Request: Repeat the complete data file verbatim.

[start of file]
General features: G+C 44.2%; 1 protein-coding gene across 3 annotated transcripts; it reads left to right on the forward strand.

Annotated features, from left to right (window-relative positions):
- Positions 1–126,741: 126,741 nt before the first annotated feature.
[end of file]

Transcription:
General features: G+C 44.2%; 1 protein-coding gene across 3 annotated transcripts; it reads left to right on the forward strand.

Annotated features, from left to right (window-relative positions):
- Positions 1–126,741: 126,741 nt before the first annotated feature.